> === Enabling XSM By default ===
> Andrew: There are some issues which we need to work through; a lot of little 
> paper cuts
> Rich: Could we create a list of issues on the wiki?
> Lars: Definitely
> Doug: Could we not have a policy which is equivalent to XSM being compiled out
> Andrew: Could make policy more modular instead of one big global policy
> Re-apply policy of guest after running
> ACTION: Need a wiki page, Konrad can start one and we can collaboratively 
> flesh it out
> Lars: See http://wiki.xenproject.org/wiki/XSMAsDefault_TODO_List
> ACTION: Konrad and others to add detail to it 

It was pointed out to me that I did not get my comments about XSM across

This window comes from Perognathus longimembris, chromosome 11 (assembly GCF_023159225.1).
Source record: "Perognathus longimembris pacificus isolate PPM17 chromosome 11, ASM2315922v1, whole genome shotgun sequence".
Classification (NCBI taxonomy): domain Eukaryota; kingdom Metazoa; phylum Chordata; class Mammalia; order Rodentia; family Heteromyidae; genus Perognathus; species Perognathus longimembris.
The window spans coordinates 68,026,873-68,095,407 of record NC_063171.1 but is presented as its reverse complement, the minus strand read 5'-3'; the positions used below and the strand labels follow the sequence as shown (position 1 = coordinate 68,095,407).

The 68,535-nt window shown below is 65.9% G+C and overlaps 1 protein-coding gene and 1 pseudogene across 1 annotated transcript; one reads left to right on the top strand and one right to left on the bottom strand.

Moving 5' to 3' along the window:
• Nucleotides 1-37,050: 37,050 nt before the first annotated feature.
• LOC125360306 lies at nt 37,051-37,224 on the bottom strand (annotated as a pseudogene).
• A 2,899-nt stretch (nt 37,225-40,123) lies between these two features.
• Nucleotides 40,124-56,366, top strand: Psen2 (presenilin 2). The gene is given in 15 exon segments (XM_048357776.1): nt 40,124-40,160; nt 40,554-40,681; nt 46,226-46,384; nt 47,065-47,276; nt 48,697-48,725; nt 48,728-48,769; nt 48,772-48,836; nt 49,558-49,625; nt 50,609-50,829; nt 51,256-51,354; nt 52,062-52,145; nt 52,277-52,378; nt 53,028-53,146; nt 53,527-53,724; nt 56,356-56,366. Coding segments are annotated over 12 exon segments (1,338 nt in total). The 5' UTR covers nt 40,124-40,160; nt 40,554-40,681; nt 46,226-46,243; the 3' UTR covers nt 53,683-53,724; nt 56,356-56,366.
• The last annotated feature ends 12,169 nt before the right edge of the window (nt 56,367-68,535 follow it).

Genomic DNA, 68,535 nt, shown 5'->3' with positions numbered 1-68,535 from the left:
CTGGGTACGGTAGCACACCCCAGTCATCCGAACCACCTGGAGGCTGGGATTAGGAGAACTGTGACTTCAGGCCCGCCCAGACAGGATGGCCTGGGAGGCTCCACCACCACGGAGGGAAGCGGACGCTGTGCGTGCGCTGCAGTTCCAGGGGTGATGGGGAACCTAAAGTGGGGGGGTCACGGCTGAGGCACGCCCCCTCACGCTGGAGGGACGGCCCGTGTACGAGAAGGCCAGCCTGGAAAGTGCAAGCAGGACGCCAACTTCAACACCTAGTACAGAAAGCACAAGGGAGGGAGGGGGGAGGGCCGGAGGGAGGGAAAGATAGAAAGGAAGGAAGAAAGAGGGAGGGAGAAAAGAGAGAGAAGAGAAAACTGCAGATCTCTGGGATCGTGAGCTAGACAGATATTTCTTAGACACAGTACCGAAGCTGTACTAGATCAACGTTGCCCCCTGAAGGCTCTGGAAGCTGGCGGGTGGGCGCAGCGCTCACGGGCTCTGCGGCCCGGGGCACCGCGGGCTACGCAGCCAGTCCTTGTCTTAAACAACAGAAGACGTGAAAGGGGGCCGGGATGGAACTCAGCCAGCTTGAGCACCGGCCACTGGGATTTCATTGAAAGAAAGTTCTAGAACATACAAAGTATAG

clearly. I believe we need to improve the default policy to be
equivalent to disabling XSM and/or create a policy called "dummy" that
is the same as XSM disabled. To make XSM usage more smooth I propose we
bake the default policy into .initdata so that when you boot Xen
compiled with XSM you are no worse off than compiling XSM out.

The rationale here is that prior to a recent commit when you compiled
Xen with XSM enabled but did not provide a default policy then any domUs
that you ran had as much access as dom0. The recent commit changed it so
that Xen by default does not boot without a policy.

With my proposed change we would have "dummy" that would compile in and
if you provided another policy it would be used instead or you could
late load a replacement policy. Basically filling the gap of turning on
XSM and having a system less secure than XSM off until you developed
your policy.

Doug Goldstein